Skip to main content
You are the owner of this article.
You have permission to edit this article.
St. Louis roller derby team strives for 'controlled chaos,' aspires to a world title
'rock stars for a weekend'

St. Louis roller derby team strives for 'controlled chaos,' aspires to a world title

Subscribe for $3 for 3 months

Marks and scuffs left by years of roller skating cover the aging and dimly lit floor at St. Louis Skatium, which is the practice home of the area’s next aspiring world champion.

Twice a week, amid physical and sometimes fierce workouts, the same surface is coated with the DNA of falling athletes who go by such names as Cloak n Dragher, Jamheiser Bush, Cruella and LuxFurious, to name a few.

The Arch Rival All-Stars are a hard-core group of roller derby athletes who will play Nov. 15-17 in Montreal for the Women’s Flat Track Derby Association title against nine other teams.

They play a variation of the older banked-track derby, combining speed, athleticism and full contact — often with the floor.

“People are falling, getting hit and we use our entire bodies to block,” said Chelsea Stone, known as Smarty McFly on the track. “Within the rules, we’re trying for controlled chaos, I guess. I don’t want to ever injure somebody, but I don’t mind sucking their soul.”

The All-Stars are the top team in a St. Louis organization that includes upper-level travel teams, a four-team league and junior competition. They are ranked No. 5 in the world in the WFTDA among 365 teams internationally. The names are for fun, but the game is serious.

The players come from all walks of life. Stone is a senior billing coordinator. The team includes a teacher, massage therapist and economic developer. Players have been known to travel long distances, with one driving from Nashville to practice for a couple of months. The player known as Splatter commutes from Murphysboro, Ill.

Some have been in the sport for more than a decade, moving from city to city and playing for multiple teams. For most, it becomes a labor of love with no financial gain.

“I was a teacher, and I wore roller skates to school one day,” said Brooke Clark, aka Vicious van Go Go. “A co-worker said, ‘My wife started roller derby. You should try out.’ I had no idea what it was. I went to a game and spent the whole time screaming and super engaged.”

Clark went to tryouts and has been playing for 13 years. She has played for teams in Texas, Wisconsin, New York and St. Louis. She never moved specifically for roller derby but always sought out a team immediately.

Sarah Arnosky, who doubles as Bricktator, played several years in San Francisco before moving to St. Louis for graduate school.

“You have people from all backgrounds,” she said. “When I grew up, I was always part of a team. Once you get past the college level into real adulthood, how do you find that community?”

This is a tight community. Players become known widely by their skating names, so once they have established a moniker it doesn’t change, even if their team does.

Stone started playing in St. Louis, moved to Chicago and played there, then returned to the Arch Rival organization. The sport is as much a part of her personality as her career.

“I feel it’s helped me to be a better person and find what my mettle is — to push myself in a different way,” she said. “We play this sport and spend all our money doing it and get to feel like a rock star for a weekend. You go to tournaments and have fans, and it’s kind of cool to be in a different world.”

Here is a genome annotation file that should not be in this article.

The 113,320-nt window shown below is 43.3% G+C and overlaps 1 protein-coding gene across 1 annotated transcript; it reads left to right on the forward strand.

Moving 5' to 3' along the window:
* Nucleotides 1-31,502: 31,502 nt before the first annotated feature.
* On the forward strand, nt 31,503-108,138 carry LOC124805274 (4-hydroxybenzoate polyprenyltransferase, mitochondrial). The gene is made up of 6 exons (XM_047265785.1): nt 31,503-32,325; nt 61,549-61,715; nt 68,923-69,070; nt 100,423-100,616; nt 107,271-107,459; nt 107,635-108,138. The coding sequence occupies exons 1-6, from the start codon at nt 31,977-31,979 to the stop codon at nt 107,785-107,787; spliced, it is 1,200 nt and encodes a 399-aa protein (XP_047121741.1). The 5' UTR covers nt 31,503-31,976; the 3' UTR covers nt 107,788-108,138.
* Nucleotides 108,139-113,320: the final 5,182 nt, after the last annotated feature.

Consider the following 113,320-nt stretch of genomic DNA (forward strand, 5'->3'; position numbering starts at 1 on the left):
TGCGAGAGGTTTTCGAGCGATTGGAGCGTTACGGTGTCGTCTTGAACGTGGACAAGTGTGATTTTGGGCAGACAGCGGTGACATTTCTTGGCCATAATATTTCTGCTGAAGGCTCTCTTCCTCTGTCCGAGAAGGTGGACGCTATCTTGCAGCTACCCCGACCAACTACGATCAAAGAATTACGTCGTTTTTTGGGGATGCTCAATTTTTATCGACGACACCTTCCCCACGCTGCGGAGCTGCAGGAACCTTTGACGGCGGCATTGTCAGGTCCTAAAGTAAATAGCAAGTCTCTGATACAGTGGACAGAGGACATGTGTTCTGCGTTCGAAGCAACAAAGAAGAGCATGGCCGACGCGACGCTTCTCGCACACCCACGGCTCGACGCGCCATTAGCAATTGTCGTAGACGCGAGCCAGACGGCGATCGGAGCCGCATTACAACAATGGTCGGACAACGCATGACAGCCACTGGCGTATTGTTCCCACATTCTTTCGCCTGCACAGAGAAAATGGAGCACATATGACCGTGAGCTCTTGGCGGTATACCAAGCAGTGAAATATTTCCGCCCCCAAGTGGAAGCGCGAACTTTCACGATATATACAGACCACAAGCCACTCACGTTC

It’s a world with the potential for significant injury. Stone tore an anterior cruciate ligament in 2012 and has injured both posterior cruciate ligaments. After getting hit in the face while wearing a helmet without a visor, she added the visor and now has a helmet sponsor.

“CTE is a real thing, and we expose ourselves to a lot of impact,” she said, referring to chronic traumatic encephalopathy.

The athletes come in all shapes and sizes and with differing skills that are needed. The point of roller derby is for the jammer to pass as many opposing players as possible during a session called a jam. Other players are blockers.

A jam starts out as an immense scrum with the jammer trying to break through the mass of humanity. Arnosky is a jammer with a background in soccer, hockey and figure skating.

“When I first showed up to play, they said ‘you’re a jammer’ because I’ve got the figure skating background, and the skating part came naturally to me,” she said. “Building on the skating, I’m lifting, doing agility and conditioning work to take my game to the next level.”

Arnosky is fast and athletic and has the ability to spin past blockers, and uses flying leaps to cut corners without landing out of bounds.

She is known to fans when the team travels, which it has done this year to Atlanta, Chicago, Los Angeles and Canada. Last year the WFTDA sent the team to Spain to play in a qualifier for the world championships.

Some expenses are paid by the WFTDA, but most of the money comes out of players’ pockets. Ultimately, the All-Stars hope to walk away with the Hydra trophy, which would make the entire process worthwhile.

Win or lose, they’ll end the season with a gathering at a cabin in the woods. Then the entire year-long process will begin again with the start of league play at Queeny Park.

“I work a job, I do well and I’ve gotten raises, but my passion is this sport,” Stone said. “There are people here who do cool stuff during the day, but this is what we’re passionate about.”

Be the first to know

* I understand and agree that registration on or use of this site constitutes agreement to its user agreement and privacy policy.

Related to this story

Most Popular

Get up-to-the-minute news sent straight to your device.


News Alerts

Blues News

Breaking News

Cardinals News

Daily 6

National Breaking News